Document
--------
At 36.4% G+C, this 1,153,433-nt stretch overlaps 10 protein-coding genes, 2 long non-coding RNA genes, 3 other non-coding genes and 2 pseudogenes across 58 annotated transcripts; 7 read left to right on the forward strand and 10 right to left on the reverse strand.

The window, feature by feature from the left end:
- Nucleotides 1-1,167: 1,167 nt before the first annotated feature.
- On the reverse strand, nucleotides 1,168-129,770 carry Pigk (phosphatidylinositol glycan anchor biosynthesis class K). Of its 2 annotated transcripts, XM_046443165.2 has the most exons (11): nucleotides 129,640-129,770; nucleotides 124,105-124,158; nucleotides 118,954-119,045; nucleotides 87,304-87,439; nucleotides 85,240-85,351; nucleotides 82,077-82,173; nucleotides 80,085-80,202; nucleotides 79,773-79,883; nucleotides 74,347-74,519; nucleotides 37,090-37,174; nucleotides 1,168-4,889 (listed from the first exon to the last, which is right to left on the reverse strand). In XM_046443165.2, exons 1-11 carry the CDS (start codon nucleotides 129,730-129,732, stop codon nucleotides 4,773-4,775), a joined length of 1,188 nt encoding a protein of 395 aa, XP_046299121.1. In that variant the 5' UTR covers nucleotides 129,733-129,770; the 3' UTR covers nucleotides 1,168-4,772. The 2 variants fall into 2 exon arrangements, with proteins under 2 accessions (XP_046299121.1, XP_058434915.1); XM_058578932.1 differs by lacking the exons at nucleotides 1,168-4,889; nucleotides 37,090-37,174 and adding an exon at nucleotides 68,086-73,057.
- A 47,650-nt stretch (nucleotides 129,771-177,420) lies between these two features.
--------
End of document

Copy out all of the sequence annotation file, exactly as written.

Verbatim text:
At 36.4% G+C, this 1,153,433-nt stretch overlaps 10 protein-coding genes, 2 long non-coding RNA genes, 3 other non-coding genes and 2 pseudogenes across 58 annotated transcripts; 7 read left to right on the forward strand and 10 right to left on the reverse strand.

The window, feature by feature from the left end:
- Nucleotides 1-1,167: 1,167 nt before the first annotated feature.
- On the reverse strand, nucleotides 1,168-129,770 carry Pigk (phosphatidylinositol glycan anchor biosynthesis class K). Of its 2 annotated transcripts, XM_046443165.2 has the most exons (11): nucleotides 129,640-129,770; nucleotides 124,105-124,158; nucleotides 118,954-119,045; nucleotides 87,304-87,439; nucleotides 85,240-85,351; nucleotides 82,077-82,173; nucleotides 80,085-80,202; nucleotides 79,773-79,883; nucleotides 74,347-74,519; nucleotides 37,090-37,174; nucleotides 1,168-4,889 (listed from the first exon to the last, which is right to left on the reverse strand). In XM_046443165.2, exons 1-11 carry the CDS (start codon nucleotides 129,730-129,732, stop codon nucleotides 4,773-4,775), a joined length of 1,188 nt encoding a protein of 395 aa, XP_046299121.1. In that variant the 5' UTR covers nucleotides 129,733-129,770; the 3' UTR covers nucleotides 1,168-4,772. The 2 variants fall into 2 exon arrangements, with proteins under 2 accessions (XP_046299121.1, XP_058434915.1); XM_058578932.1 differs by lacking the exons at nucleotides 1,168-4,889; nucleotides 37,090-37,174 and adding an exon at nucleotides 68,086-73,057.
- A 47,650-nt stretch (nucleotides 129,771-177,420) lies between these two features.